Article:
Crafting A New Narrative


Facebook. Microsoft. Apple. Companies started with next to nothing, held up in some garage or dorm room; their unlimited growth existing only as an untapped and elusive dream yet each achieving greatness through the enthusiasm, vision and, dedication of their creators.  We’ve all heard of those stories. Success in the tech industry is nothing new. In today’s market, there are a handful of startups every day that will become million-dollar success stories with quick rises and easy sell offs. It can be hard to admit, but tech just isn’t as sexy or as intriguing as it used to be. It’s become a mainstream commercialized entity unto itself. So where do you turn if you’re a regular joe/jane thirsty for a success story with all the romance of the American dream and the cool swagger technology once had? Craft beers. A billion dollar industry making huge gains even in the worst of markets. Surprised? So was the adult beverage industry. Go ahead and pull up a chair. Let’s crack open a story of hard working Americans creating their own brand of drinkable art.

You simply cannot talk craft beer without bringing up the name “Ballast Point”. Taking its name from a landmark in San Diego Bay, this legendary brewery was started by Jack White and his roommate Pete A’Heam. When brews in their UCLA located apartment became too difficult, the pair found a space and set up shop in the back room of a beer supply store. The year was 1996, and they were about to pioneer one of the most successful craft beer companies in the world.

From 1996 to 2015, the Ballast Point Company grew and expanded. What started as just a couple home brewed beers, quickly became an impressive portfolio of over twenty beers, and a little over a dozen spirits. Winning contests and awards quickly became common practice, and on November 15th, 2015 history was made. Constellation Brands, a Fortune 500 company and largest beer import business in the United States, announced its intent to purchase Ballast Point for the staggering sum of one billion dollars.

From humble beginnings, to rock star craft beer company, Ballast point is a success story reminiscent of time tested American capitalism, ingenuity, and grit. More importantly however, its triumph sent a signal to the big name multinational beer companies; “we’re crafting beers, and a narrative.” In just last year alone, craft beers saw a 6% rise in volume and wedged out about 12% of total market share. These numbers are only increasing.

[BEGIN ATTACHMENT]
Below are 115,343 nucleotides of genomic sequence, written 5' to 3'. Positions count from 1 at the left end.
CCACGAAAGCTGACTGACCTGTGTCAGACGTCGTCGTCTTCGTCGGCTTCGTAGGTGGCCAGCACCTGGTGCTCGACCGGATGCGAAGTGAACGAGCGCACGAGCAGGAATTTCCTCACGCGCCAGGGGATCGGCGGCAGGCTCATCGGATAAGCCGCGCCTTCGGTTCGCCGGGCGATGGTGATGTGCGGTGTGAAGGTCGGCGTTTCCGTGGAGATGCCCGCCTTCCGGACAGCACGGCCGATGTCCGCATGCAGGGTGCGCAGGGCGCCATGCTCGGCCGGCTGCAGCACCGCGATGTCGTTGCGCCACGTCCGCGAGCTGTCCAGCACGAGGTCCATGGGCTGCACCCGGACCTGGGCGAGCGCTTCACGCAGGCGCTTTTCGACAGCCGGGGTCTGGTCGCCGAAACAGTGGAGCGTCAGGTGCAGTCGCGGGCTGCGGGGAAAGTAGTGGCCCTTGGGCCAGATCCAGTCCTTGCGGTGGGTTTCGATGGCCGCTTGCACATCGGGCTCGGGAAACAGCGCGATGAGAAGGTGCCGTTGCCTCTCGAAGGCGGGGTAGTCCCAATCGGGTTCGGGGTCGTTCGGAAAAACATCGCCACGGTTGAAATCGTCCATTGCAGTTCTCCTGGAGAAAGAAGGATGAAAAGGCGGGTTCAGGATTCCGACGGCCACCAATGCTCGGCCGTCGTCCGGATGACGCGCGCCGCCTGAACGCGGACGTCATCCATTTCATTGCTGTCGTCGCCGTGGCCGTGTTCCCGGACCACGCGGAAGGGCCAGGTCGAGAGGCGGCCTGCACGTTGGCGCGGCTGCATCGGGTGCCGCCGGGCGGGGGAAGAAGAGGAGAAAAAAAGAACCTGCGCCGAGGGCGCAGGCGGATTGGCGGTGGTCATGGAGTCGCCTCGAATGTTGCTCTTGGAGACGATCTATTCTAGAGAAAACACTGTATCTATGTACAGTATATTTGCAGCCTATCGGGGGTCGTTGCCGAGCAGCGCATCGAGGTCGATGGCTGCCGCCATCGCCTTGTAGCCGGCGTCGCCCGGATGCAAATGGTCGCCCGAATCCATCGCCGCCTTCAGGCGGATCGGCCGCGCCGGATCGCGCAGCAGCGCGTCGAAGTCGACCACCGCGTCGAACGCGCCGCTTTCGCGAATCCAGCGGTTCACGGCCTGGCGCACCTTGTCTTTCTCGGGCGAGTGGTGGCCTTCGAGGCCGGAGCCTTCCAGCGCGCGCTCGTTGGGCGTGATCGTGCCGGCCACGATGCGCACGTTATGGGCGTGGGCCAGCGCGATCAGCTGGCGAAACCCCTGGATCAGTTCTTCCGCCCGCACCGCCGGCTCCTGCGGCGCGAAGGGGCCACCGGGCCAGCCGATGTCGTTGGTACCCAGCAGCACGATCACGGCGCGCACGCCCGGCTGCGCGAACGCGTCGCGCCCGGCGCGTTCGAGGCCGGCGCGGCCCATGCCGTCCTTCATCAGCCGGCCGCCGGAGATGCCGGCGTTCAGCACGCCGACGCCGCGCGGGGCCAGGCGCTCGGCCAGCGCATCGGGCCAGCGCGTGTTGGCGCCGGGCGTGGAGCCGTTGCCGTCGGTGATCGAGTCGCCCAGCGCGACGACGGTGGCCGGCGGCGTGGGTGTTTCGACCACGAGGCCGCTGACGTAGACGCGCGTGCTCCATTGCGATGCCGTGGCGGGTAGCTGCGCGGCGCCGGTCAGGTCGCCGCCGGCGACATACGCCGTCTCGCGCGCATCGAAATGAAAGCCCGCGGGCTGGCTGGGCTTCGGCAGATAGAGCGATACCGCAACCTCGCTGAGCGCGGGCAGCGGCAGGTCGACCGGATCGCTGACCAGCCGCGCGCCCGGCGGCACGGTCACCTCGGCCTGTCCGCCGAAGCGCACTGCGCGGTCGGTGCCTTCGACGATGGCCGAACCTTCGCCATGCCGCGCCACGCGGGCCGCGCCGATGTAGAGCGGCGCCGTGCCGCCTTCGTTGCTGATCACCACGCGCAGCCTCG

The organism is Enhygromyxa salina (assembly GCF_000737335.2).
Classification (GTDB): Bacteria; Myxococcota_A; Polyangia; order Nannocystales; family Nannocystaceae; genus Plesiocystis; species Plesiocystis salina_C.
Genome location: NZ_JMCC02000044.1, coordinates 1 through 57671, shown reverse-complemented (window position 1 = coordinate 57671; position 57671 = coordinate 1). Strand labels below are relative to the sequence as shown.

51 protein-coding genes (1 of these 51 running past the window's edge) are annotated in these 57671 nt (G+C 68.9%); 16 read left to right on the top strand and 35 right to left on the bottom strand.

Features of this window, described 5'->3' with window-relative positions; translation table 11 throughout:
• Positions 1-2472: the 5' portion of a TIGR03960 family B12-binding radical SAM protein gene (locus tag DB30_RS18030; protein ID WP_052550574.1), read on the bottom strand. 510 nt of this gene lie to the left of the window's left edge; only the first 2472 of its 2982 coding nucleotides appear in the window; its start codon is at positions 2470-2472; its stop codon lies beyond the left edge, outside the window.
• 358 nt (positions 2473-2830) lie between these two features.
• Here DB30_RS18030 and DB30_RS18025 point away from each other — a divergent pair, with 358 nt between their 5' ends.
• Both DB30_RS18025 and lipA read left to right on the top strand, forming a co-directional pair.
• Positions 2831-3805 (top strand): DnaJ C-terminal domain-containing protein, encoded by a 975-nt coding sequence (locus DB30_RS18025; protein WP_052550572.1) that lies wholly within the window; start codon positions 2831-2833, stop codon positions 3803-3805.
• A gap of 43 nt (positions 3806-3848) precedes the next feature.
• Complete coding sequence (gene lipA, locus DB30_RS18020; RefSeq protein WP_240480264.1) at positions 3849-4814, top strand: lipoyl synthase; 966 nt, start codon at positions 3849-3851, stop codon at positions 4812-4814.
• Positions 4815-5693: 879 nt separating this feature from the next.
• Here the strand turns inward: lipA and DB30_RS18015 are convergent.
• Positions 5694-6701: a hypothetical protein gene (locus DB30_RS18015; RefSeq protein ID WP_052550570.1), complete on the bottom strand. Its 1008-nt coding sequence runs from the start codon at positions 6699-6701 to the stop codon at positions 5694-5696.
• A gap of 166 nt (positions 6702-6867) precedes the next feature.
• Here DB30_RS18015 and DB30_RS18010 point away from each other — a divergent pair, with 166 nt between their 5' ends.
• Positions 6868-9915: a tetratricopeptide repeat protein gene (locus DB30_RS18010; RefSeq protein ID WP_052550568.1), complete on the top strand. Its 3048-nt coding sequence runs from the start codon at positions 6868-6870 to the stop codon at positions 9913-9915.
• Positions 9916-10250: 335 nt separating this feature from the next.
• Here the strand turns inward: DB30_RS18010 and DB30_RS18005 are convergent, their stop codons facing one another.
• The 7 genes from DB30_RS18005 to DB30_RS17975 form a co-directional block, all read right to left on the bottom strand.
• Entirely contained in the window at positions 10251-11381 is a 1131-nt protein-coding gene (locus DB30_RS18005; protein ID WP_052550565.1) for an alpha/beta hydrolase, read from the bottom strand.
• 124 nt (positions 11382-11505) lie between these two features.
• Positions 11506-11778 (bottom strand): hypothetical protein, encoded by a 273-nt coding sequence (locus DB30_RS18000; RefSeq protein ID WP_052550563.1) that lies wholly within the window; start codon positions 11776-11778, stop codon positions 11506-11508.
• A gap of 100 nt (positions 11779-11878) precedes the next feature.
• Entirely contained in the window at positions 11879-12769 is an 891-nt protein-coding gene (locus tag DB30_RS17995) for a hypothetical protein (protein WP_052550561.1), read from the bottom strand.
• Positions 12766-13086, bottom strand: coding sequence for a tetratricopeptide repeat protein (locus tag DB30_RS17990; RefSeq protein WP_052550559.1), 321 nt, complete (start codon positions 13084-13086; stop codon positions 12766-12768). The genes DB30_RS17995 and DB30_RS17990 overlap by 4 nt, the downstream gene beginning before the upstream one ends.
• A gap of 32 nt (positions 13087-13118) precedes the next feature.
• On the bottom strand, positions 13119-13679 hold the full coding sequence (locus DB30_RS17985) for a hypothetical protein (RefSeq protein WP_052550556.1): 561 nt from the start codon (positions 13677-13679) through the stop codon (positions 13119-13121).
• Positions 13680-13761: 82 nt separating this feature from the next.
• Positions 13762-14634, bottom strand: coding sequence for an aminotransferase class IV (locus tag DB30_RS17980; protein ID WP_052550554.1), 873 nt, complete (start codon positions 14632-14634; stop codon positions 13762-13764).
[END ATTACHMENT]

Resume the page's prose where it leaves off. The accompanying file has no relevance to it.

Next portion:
So we know they’re successful, but what makes craft beer so damn good?

To start, the craft beer market has thousands of varieties, flavors, makes, types, brands and designs. They take an edge over most major name brands like Miller or Budweiser who have been producing the same drink in the same basic packaging for years. Craft beer companies often pull out all the stops to make their product look great and taste different. For example, you’ll never see Budweiser release a sour raspberry ale, but Martin House companies “True Love” delivers a refreshing and bold raspberry sour option for the more adventurous drinkers. Craft beer is an art. The taprooms are museums and Millennials are driving the future towards a more audacious and diverse market.

But what does this mean for the industry?

In 2017 the Brewers Association (BA) released their annual list of top fifty craft and overall brewing companies in the United States. Of the top fifty overall companies, forty were craft. This result, while no longer unexpected, should absolutely be respected. In a 2017 interview, Bart Watson, chief economist for the BA, stated that, “With such a broad range of brewers in today’s beer landscape, the leading small and independent producers have helped build the craft brewing industry to what it is today.”[1]

Watson is dead-on, and with fantastic companies like D.G. Yuengling & Son Inc. , Sierra Nevada, New Belgium and Boston Beer Co, all landing in the top 10 of overall brewers nationwide, it’s hard to argue with the facts. Craft beers are the next best thing and show no signs of slowing down.

Why does this matter to us though?

Simple. These are young, dedicated, hardworking companies, sticking it to the man. The man being the established national beer behemoths. Chiseling their own nook into the economic rock of the new millennia, the ingenuity and entrepreneurship of young and eager Americans should be applauded. So next time you’re at a bar, instead of ordering that cheap light beer distributed by the corporate machine, try a craft IPA or a small town blonde. Maybe even take a trip to a nearby brewery. Most importantly however, appreciate what went into the drink you have in your hand, and remember that its makers may have started with absolutely nothing but a hope and dream.




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